The musical numbers have a certain nursery rhyme feel that kids will easily pick up on and start humming and singing along to, making this seem very kid-like on the outside but rife with sexual content clearly visible just barely below the surface, giving it that cartoony but risque classic Talkartoons vibe. It's a mildly entertaining diversion that isn't really all that funny, just weird and surreal, with gags like a walking, talking forest planting itself around Betty's path, which had previously been straight and clear-cut, making the conflicts along the way to Grandma's seem like obligatory yet trivial story elements. The animation is so technically impressive for its time and is really quite charming, most particularly the 3-D landscapes with the Wolf following Betty as Bimbo watches from behind the trees. The scene with Betty and Bimbo in the bed at the end is so sexually suggestive that I pretty much assume the rocking moon scene is basically telling us that Bimbo took Betty to the moon with the erect phallic symbols making up the castle in the background saying the rest.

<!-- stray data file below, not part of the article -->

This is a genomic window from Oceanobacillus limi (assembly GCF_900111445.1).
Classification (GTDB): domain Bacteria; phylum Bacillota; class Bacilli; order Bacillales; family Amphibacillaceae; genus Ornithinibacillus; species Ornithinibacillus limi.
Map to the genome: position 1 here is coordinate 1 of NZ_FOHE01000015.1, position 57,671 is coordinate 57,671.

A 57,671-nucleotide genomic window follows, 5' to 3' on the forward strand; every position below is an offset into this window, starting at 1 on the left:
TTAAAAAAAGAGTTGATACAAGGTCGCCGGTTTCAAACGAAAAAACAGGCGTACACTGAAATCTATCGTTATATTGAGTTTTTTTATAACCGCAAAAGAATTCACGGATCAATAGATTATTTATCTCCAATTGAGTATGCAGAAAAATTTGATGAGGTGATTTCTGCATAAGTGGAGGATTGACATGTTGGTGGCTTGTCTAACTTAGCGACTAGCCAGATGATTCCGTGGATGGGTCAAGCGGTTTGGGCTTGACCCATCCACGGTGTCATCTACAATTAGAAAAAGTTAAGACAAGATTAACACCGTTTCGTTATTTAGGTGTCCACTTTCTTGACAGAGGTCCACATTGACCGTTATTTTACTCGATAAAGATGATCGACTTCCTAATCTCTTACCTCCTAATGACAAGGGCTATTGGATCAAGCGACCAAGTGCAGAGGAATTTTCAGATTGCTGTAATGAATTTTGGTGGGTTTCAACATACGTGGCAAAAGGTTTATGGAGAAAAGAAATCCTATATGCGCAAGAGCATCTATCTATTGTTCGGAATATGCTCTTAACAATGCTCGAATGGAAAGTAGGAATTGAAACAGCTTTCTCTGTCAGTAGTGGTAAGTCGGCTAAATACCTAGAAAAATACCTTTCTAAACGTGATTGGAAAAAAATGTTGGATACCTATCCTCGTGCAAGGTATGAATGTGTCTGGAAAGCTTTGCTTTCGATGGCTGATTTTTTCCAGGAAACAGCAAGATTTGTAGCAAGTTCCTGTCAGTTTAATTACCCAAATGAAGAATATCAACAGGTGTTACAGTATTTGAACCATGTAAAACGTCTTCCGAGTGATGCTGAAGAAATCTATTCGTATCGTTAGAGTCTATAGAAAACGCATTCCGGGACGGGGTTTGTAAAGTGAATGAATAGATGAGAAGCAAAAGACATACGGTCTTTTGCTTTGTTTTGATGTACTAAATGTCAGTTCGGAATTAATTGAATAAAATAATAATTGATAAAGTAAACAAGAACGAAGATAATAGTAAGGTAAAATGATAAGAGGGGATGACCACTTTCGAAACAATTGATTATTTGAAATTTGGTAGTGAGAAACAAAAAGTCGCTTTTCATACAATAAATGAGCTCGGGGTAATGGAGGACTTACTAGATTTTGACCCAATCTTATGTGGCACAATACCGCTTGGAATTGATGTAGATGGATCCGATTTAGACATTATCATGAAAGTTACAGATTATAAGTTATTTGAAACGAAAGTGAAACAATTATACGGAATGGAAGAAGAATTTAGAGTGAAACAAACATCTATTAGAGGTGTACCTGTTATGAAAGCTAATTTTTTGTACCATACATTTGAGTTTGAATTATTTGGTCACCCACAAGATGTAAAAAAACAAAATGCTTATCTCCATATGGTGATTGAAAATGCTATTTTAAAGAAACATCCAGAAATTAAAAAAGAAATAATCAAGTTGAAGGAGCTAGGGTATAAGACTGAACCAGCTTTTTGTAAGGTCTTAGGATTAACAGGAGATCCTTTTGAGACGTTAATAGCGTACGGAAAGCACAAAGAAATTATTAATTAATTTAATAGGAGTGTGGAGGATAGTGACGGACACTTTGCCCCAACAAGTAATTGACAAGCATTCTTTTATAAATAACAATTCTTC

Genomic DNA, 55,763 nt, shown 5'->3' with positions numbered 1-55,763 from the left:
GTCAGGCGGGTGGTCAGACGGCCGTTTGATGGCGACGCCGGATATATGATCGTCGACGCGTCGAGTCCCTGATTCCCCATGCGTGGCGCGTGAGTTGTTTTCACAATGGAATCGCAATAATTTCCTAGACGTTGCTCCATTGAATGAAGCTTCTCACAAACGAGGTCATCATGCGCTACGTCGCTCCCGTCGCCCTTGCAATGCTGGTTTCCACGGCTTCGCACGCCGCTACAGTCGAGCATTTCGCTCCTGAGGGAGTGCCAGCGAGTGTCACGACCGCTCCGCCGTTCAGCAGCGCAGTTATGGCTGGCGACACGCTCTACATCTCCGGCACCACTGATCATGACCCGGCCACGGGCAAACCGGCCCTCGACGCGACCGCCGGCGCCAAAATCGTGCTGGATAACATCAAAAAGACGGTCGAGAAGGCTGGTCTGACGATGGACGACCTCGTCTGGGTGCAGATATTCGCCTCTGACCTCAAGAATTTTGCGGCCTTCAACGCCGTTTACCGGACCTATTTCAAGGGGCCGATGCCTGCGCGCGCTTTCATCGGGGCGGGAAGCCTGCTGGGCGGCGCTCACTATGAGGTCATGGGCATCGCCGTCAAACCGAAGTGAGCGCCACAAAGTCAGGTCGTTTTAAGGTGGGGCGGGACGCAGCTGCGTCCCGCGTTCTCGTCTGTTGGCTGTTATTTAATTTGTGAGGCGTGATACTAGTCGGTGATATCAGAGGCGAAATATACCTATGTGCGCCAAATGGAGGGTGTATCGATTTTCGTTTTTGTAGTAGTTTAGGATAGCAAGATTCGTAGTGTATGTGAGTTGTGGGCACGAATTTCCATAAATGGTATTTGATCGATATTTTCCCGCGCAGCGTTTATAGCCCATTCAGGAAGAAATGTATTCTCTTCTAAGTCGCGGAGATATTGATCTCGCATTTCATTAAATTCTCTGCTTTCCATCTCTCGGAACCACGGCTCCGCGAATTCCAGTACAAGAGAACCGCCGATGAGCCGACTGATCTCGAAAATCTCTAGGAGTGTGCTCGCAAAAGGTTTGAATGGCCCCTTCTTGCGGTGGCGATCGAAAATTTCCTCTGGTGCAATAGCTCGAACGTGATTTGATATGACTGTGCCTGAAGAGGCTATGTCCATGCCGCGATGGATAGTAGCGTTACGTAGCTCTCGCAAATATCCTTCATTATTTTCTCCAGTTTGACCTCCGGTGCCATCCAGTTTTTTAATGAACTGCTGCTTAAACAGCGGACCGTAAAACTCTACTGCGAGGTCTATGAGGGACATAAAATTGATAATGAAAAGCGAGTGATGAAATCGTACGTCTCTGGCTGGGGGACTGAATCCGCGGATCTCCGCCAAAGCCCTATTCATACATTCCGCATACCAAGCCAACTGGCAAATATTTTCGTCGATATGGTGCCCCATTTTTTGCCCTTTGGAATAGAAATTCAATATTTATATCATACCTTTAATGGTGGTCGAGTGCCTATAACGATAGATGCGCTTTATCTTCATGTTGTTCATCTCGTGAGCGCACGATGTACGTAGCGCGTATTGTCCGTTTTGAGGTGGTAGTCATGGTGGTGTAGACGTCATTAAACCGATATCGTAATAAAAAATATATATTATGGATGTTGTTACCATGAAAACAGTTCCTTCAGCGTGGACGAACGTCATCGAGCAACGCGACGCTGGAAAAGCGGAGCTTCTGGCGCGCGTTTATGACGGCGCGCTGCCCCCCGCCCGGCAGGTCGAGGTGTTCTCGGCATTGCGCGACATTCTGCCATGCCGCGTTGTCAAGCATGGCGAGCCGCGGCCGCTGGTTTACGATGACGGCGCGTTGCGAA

Saturday, May 13, 2017

Betty Boop's Bamboo Isle (1932)

Betty Boop's Bamboo Isle was one of the first five Betty Boop cartoons I had ever watched, and what I remember most was when, early in the episode, Bimbo crashes his motorboat and gets tossed into Betty's canoe, and she responds with a startled "Holy Smacks." It's the G-rated version of "holy shit," but the way Betty says it is funny and a little coquettish. I also mostly remember the ending, after Betty and Bimbo escape the island tribe in Bimbo's boat, when it would seem Bimbo gets lucky but perhaps only so lucky as getting a big wet kiss from Betty, and not the other thing. She is innocent after all despite her status as a sex symbol.